University of Texas at San Antonio
From Michael Cepek‘s webpage:
My research explores the relationship between environmental change, cultural difference, and political power at the margins of global orders. In my studies with indigenous Cofán people in the Amazonian forests, Andean foothills, and capital city of Ecuador, I investigate cultural politics, environmental conservation projects, and environmental justice movements from the perspective of longstanding concerns in social theory and emerging debates in the anthropology of Latin America. In my last project, I produced an ethnographic account of the oil-related transformation of Cofán lands, which lie at the epicenter of Ecuador’s petroleum industry. In my current project, I am studying the ways in which Cofán shamans negotiate relations between humans and nonhumans in the context of intercultural violence, invasion, and dispossession. In all my work, I employ an immersed ethnographic standpoint to develop new perspectives on the forces that trouble us, whether ecological disasters, specters of cultural loss, or enduring constraints on human agency. I use this viewpoint to contribute to broader discussions in environmental anthropology, political economy, science and technology studies, the anthropology of religion, conservation policy and practice, and collaborative filmmaking and activism with indigenous peoples and other subaltern groups.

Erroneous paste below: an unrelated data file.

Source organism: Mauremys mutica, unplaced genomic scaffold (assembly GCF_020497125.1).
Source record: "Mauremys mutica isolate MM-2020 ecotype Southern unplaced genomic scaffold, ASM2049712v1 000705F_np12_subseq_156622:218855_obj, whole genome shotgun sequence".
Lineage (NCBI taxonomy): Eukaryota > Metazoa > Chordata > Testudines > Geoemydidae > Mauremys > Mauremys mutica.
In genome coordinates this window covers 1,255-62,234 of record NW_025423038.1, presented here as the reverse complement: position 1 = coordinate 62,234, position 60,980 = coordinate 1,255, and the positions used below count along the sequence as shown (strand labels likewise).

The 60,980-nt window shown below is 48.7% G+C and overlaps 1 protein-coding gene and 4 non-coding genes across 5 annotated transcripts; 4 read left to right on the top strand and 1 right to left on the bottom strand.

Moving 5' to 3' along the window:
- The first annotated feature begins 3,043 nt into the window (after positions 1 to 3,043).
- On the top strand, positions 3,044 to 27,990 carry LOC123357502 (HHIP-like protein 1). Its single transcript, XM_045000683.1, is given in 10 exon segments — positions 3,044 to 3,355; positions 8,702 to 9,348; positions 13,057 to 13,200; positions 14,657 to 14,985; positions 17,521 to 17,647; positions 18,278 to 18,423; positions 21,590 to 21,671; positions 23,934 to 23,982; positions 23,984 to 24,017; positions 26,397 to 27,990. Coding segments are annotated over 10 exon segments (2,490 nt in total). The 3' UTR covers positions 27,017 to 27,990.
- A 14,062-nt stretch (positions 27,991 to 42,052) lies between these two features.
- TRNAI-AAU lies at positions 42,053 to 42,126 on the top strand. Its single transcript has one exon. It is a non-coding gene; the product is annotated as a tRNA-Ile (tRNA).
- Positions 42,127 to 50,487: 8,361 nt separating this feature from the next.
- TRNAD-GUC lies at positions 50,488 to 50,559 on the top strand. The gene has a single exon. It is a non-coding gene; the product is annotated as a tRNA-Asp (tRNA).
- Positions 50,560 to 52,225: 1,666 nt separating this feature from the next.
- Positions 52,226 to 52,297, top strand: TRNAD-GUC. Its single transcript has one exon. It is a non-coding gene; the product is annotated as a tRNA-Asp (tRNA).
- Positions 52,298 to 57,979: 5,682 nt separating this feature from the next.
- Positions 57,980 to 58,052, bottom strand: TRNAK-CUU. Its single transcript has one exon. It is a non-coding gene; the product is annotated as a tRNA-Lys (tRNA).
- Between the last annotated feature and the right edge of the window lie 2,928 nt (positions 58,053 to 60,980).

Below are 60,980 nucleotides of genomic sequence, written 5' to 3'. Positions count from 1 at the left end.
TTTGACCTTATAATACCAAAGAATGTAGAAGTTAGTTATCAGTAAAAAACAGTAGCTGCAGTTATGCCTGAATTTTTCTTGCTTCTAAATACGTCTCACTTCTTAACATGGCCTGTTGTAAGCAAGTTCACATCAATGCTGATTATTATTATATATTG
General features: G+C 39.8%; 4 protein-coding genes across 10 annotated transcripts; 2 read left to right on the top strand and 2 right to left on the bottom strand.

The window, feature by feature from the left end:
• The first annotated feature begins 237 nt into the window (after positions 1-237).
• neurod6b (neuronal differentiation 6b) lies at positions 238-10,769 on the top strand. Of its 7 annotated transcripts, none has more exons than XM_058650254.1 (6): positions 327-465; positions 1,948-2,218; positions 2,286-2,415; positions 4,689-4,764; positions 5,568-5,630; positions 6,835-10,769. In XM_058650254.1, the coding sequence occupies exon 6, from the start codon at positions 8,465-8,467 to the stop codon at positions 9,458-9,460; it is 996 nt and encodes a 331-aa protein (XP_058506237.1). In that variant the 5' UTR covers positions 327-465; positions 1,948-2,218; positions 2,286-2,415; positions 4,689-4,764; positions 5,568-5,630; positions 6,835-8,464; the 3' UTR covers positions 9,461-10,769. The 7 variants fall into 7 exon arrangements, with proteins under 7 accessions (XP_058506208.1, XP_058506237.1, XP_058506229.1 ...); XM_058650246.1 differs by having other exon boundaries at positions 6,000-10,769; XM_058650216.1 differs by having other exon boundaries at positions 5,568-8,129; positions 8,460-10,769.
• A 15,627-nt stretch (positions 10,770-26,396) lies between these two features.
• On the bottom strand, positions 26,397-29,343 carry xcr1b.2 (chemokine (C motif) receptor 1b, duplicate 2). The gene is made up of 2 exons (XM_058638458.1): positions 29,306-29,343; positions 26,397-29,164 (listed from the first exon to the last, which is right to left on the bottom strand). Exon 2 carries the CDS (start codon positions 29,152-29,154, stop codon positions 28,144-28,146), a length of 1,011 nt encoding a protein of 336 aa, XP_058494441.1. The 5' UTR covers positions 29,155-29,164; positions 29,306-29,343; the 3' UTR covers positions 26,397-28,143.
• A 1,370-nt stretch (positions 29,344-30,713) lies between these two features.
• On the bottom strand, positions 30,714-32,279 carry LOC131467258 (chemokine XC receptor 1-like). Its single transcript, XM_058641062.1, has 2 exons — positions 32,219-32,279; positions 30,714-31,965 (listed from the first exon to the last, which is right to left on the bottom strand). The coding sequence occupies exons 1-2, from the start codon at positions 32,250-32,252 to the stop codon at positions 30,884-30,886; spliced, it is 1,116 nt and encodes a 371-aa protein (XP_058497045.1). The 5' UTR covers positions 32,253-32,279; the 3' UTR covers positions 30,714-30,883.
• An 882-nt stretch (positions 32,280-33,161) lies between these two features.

In addition, I am President of the Board of the Cofán Survival Fund, a non-profit organization that supports Cofán-directed conservation and sustainable development initiatives in Amazonian Ecuador. I also serve on the editorial board of PoLAR: Political and Legal Anthropology Review.
Michael Cepek’s institutional webpage: http://anthropology.utsa.edu/faculty/michael-cepek